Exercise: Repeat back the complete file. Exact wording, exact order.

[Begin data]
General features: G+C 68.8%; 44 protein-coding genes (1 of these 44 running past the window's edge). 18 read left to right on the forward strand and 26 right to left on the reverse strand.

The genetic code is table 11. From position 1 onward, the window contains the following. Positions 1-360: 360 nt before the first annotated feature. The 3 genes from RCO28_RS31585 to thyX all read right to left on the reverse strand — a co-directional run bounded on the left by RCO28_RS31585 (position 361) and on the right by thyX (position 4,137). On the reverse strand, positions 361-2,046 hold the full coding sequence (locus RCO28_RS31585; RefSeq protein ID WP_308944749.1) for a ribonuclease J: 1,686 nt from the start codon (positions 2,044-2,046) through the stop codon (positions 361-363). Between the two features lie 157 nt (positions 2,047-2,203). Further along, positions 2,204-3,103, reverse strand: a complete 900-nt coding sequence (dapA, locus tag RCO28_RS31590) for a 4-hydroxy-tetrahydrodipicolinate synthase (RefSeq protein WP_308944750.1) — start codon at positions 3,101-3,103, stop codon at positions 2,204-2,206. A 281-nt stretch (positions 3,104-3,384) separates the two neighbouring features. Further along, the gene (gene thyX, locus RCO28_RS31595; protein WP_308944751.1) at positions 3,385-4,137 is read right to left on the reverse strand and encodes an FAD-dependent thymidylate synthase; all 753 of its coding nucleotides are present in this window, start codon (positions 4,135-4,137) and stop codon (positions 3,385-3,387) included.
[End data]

General features: G+C 68.8%; 44 protein-coding genes (1 of these 44 running past the window's edge). 18 read left to right on the forward strand and 26 right to left on the reverse strand.

The genetic code is table 11. From position 1 onward, the window contains the following. Positions 1-360: 360 nt before the first annotated feature. The 3 genes from RCO28_RS31585 to thyX all read right to left on the reverse strand — a co-directional run bounded on the left by RCO28_RS31585 (position 361) and on the right by thyX (position 4,137). On the reverse strand, positions 361-2,046 hold the full coding sequence (locus RCO28_RS31585; RefSeq protein ID WP_308944749.1) for a ribonuclease J: 1,686 nt from the start codon (positions 2,044-2,046) through the stop codon (positions 361-363). Between the two features lie 157 nt (positions 2,047-2,203). Further along, positions 2,204-3,103, reverse strand: a complete 900-nt coding sequence (dapA, locus tag RCO28_RS31590) for a 4-hydroxy-tetrahydrodipicolinate synthase (RefSeq protein WP_308944750.1) — start codon at positions 3,101-3,103, stop codon at positions 2,204-2,206. A 281-nt stretch (positions 3,104-3,384) separates the two neighbouring features. Further along, the gene (gene thyX, locus RCO28_RS31595; protein WP_308944751.1) at positions 3,385-4,137 is read right to left on the reverse strand and encodes an FAD-dependent thymidylate synthase; all 753 of its coding nucleotides are present in this window, start codon (positions 4,135-4,137) and stop codon (positions 3,385-3,387) included.